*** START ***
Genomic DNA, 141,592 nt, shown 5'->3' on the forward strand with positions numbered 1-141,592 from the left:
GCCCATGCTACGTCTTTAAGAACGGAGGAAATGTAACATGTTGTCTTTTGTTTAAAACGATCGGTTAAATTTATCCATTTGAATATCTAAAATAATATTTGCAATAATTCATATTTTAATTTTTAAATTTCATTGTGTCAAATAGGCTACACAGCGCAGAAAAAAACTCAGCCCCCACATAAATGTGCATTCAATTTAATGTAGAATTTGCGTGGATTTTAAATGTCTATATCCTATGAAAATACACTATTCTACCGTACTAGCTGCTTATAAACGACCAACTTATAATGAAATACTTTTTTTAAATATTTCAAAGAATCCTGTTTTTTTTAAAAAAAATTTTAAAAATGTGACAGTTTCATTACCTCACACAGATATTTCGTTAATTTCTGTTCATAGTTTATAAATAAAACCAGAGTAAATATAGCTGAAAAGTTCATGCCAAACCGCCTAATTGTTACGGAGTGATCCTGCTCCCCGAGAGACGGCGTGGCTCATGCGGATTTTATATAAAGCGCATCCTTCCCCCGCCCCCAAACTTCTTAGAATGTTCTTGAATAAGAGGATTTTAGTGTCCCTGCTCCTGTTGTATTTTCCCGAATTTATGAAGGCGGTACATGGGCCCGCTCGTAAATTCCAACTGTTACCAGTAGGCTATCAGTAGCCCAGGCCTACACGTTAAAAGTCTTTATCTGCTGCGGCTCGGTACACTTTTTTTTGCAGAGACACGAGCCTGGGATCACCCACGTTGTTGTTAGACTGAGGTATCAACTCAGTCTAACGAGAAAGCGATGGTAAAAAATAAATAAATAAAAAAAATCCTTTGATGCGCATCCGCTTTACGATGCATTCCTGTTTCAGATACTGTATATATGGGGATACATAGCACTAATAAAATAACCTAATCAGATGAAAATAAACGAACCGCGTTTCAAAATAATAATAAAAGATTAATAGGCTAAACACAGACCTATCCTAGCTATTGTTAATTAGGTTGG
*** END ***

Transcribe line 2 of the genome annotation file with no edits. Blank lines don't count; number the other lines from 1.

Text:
GCCCATGCTACGTCTTTAAGAACGGAGGAAATGTAACATGTTGTCTTTTGTTTAAAACGATCGGTTAAATTTATCCATTTGAATATCTAAAATAATATTTGCAATAATTCATATTTTAATTTTTAAATTTCATTGTGTCAAATAGGCTACACAGCGCAGAAAAAAACTCAGCCCCCACATAAATGTGCATTCAATTTAATGTAGAATTTGCGTGGATTTTAAATGTCTATATCCTATGAAAATACACTATTCTACCGTACTAGCTGCTTATAAACGACCAACTTATAATGAAATACTTTTTTTAAATATTTCAAAGAATCCTGTTTTTTTTAAAAAAAATTTTAAAAATGTGACAGTTTCATTACCTCACACAGATATTTCGTTAATTTCTGTTCATAGTTTATAAATAAAACCAGAGTAAATATAGCTGAAAAGTTCATGCCAAACCGCCTAATTGTTACGGAGTGATCCTGCTCCCCGAGAGACGGCGTGGCTCATGCGGATTTTATATAAAGCGCATCCTTCCCCCGCCCCCAAACTTCTTAGAATGTTCTTGAATAAGAGGATTTTAGTGTCCCTGCTCCTGTTGTATTTTCCCGAATTTATGAAGGCGGTACATGGGCCCGCTCGTAAATTCCAACTGTTACCAGTAGGCTATCAGTAGCCCAGGCCTACACGTTAAAAGTCTTTATCTGCTGCGGCTCGGTACACTTTTTTTTGCAGAGACACGAGCCTGGGATCACCCACGTTGTTGTTAGACTGAGGTATCAACTCAGTCTAACGAGAAAGCGATGGTAAAAAATAAATAAATAAAAAAAATCCTTTGATGCGCATCCGCTTTACGATGCATTCCTGTTTCAGATACTGTATATATGGGGATACATAGCACTAATAAAATAACCTAATCAGATGAAAATAAACGAACCGCGTTTCAAAATAATAATAAAAGATTAATAGGCTAAACACAGACCTATCCTAGCTATTGTTAATTAGGTTGG